This article was published in 1999, in Newsletter 25.
I don’t think I really believed the weather in National Bike Week – 12-20 June. The sun actually shone gloriously on most of our events, following the last two absolutely abysmal Bike Weeks. Here’s a roundup.
Dr Bike, Saturday
The fine weather during National Bike Week was not evident on the first Saturday, which featured Dr Bike and our regular stall. Despite some torrential rain, our brave Drs Bike were soon hard at work with their tools and checklists, examining bicycles, making adjustments, teaching and advising. Five or more ‘Doctors’ were kept fully occupied all day.
Our regular Stall was under cover and volunteers were kept busy handing out leaflets, selling merchandise and answering questions. We had advertised a route-planning service and received one enquiry – from three visitors wanting to cycle to Scotland! Several people asked whether Dr Bike would be in town for the whole week – or every Saturday. No. But could we find enough volunteers to run the event on both Saturdays next year? (Let us know if you could help.)
Willersmill Ride, Sunday
The first leisurely ride of the week saw the start of the week’s fine weather. The ride took in Grantchester and Haslingfield (favouring the concrete path through Cantelupe Farm rather than the bridleway) and on to Barrington with fine views from the top of Chapel Hill. Having refreshed ourselves with ice cream at Willersmill Wildlife Park we continued through Fowlmere and Thriplow. Although the sun was shining, the track between Thriplow and Whittlesford was muddy and not great for white shoes or a bicycle which has to be kept in a carpeted flat!
Near the end of the ride the leisurely aspect was taken literally when we opened a bottle of wine while admiring the view over Cambridge from the nature reserve at the top of Limekiln Road.
Commuter Race, Tuesday
|Martin at the start (left) and the finish (right) of the Commuter Race
Cambridge City Council organised their annual Bike versus Bus versus Car versus Pedestrian challenge once again – complete with police recognition so that, yes, they were allowed to call it a ‘race’. Contestants started from Newmarket Road Park & Ride site, and had to travel the 3 1/2 miles to the Guildhall in the city centre, obeying all traffic laws along the way. Campaign member Martin Lucas-Smith volunteered to be the cycling contingent.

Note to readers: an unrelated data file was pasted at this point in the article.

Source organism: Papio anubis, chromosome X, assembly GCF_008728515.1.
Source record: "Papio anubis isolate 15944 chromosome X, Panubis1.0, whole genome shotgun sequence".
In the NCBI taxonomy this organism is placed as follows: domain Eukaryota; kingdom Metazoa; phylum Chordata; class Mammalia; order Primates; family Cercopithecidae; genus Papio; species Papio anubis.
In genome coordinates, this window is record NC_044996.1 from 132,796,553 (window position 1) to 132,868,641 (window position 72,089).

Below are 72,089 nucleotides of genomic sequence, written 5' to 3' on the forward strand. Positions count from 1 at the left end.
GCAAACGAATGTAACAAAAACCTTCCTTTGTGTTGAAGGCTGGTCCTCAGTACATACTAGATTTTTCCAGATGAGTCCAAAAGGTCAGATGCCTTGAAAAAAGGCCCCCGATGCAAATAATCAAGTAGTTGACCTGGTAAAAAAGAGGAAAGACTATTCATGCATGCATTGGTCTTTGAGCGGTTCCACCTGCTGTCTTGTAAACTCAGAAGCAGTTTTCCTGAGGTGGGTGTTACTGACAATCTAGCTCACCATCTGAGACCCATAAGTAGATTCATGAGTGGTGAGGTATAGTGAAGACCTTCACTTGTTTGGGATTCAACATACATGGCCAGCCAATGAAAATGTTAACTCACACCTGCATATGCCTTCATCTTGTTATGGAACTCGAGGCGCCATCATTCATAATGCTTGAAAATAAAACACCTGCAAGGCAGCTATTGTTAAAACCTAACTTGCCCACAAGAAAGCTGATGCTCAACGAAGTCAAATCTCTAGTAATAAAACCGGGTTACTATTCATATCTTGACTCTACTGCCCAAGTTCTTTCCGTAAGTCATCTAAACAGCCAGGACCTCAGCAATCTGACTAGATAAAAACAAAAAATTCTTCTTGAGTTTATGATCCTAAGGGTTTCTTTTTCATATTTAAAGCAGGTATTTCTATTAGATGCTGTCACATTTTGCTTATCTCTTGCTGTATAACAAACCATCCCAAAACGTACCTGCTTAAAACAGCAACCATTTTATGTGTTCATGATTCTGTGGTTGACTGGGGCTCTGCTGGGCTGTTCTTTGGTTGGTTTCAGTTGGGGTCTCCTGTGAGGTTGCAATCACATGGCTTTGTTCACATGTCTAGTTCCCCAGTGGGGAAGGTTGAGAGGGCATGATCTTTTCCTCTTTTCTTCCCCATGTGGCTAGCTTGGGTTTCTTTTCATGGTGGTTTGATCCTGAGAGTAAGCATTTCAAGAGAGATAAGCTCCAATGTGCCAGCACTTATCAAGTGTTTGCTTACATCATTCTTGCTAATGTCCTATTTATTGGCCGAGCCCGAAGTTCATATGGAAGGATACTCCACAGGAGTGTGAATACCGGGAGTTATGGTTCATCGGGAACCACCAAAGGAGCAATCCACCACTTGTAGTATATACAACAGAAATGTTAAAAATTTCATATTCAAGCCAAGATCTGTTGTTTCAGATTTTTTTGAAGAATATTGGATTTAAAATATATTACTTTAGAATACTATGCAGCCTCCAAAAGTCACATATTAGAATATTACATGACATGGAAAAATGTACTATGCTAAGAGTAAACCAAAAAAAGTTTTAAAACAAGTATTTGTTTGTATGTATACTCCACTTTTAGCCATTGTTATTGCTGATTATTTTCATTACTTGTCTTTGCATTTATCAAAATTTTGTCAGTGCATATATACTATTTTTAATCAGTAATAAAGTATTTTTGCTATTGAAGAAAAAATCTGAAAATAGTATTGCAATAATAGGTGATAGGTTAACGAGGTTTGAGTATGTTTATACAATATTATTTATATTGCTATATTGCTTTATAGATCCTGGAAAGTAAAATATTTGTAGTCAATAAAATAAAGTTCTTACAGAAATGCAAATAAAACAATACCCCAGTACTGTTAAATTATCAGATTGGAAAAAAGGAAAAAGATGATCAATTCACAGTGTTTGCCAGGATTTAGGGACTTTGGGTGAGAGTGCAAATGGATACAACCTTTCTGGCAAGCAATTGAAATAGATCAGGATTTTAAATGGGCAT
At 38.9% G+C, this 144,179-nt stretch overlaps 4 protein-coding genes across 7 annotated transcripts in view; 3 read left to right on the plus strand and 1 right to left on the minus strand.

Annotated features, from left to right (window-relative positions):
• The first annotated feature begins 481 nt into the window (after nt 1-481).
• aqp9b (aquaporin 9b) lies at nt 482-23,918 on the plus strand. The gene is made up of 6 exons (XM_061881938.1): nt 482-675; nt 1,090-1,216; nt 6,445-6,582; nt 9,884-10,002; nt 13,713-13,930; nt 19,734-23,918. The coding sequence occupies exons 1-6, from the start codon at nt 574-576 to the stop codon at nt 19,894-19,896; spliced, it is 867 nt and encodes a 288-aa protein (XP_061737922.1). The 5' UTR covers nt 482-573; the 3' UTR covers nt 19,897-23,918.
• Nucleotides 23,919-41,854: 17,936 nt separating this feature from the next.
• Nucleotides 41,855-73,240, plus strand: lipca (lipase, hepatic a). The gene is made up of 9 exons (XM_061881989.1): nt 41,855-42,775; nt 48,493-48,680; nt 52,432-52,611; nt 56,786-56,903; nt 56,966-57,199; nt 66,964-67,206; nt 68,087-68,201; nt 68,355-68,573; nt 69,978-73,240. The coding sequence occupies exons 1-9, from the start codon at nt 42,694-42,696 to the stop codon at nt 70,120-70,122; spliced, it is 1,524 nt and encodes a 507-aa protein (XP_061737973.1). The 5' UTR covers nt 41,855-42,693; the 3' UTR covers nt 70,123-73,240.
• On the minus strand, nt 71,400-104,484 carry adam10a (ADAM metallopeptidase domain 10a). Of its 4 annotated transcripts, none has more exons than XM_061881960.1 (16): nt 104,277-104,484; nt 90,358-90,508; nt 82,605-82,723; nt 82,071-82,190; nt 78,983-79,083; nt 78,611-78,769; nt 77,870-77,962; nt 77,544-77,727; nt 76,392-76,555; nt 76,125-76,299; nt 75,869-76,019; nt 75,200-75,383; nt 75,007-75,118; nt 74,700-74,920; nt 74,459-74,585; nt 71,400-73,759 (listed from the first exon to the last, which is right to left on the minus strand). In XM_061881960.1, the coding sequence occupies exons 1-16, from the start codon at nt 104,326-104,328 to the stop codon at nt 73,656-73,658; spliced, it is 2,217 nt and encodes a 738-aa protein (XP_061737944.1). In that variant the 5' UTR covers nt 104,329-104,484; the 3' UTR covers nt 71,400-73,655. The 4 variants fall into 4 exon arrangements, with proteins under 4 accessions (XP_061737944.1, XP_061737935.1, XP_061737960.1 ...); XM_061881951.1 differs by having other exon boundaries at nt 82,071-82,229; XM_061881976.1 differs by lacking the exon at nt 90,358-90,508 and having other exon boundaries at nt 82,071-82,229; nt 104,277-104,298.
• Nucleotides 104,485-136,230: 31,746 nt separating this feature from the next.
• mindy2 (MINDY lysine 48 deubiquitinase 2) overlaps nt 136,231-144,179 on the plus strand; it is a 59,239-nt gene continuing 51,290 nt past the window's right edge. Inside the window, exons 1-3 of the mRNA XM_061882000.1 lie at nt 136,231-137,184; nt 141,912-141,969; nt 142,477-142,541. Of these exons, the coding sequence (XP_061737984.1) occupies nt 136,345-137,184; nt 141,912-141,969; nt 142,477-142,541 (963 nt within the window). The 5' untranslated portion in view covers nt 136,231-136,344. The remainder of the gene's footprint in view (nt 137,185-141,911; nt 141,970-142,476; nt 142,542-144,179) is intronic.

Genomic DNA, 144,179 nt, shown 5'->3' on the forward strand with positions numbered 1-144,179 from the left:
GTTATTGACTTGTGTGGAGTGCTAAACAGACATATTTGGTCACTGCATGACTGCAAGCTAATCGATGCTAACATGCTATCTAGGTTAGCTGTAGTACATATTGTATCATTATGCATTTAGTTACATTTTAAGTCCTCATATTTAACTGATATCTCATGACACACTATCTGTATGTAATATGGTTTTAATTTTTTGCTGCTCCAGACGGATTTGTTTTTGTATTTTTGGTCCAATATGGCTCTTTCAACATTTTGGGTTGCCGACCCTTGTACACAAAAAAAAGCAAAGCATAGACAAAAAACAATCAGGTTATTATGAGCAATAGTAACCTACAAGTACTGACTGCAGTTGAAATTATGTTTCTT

The results were:
Park and Ride passenger
|Posing for a press photo after breakfast
Newmarket Road has major bus priority measures, yet even over 3 1/2 miles, cycling was still considerably quicker. Martin was instructed not to zoom along, and much to the astonishment of the press, he wasn’t even out of breath when he arrived.
The event received very good television and newspaper publicity. Well done to the City on a very effective event.
Cyclists’ Breakfast, Wednesday
This was the fourth year that Hobbs Pavilion have opened specially for Bike to Work Day, serving free breakfast to passing cyclists. We think around 120 people came this year, enjoying glorious weather and quality refreshments. Thank you to all at Hobbs Pavilion, and to the County Council’s Travelwise team, for making the event possible. And to Stephen at Hobbs Pavilion, we do hope that you have recovered from the trauma of being accused of saying ‘Me and my wife…’ in a local paper. We knew your grammar woz better than that!
Cycle Friendly Employers
A number of companies in the Cycle Friendly Employers Scheme organised events for Bike Week.
- UCLES (University of Cambridge Local Examinations Syndicate) hired a bike mechanic to service staff bikes at each of its sites, and to run a cycle maintenance workshop.
- On the Science Park, people keen to launch a Bicycle User Group invited cyclists to get together on Bike to Work Day. Campaign member Tibs’ AnthroTech recumbent tricycle with child trailer earned plenty of attention.
- Cambridge University Press gave lots of publicity to our events, and National Bike Week in general, for which, thank you.
- Addenbrooke’s Hospital offered staff two weeks free cycle hire, a lunch-time cycle advice clinic, free safety and mechanical checks and even free orange juice!
|Sustrans wayside art
Seven go Sustrans in Norfolk, Sunday
We spent an enjoyable day in Norfolk trying out the National Cycle Network Hull to Harwich route between King’s Lynn and Hunstanton. The route is generally very well signposted, although a couple of signs had disappeared in the North Wootton area of King’s Lynn since my last visit. When the A149 path and crossing are completed this will be an excellent route for family cycling. We had lunch in Sandringham, saw a motte and bailey castle (Castle Rising), several fine churches (Ingoldisthorpe, Snettisham), sea views and enjoyed some lavender tea and lavender scones at Norfolk Lavender, Heacham before heading back to King’s Lynn and the train home.
Sarah Elsegood, Clare Macrae and Lisa Woodburn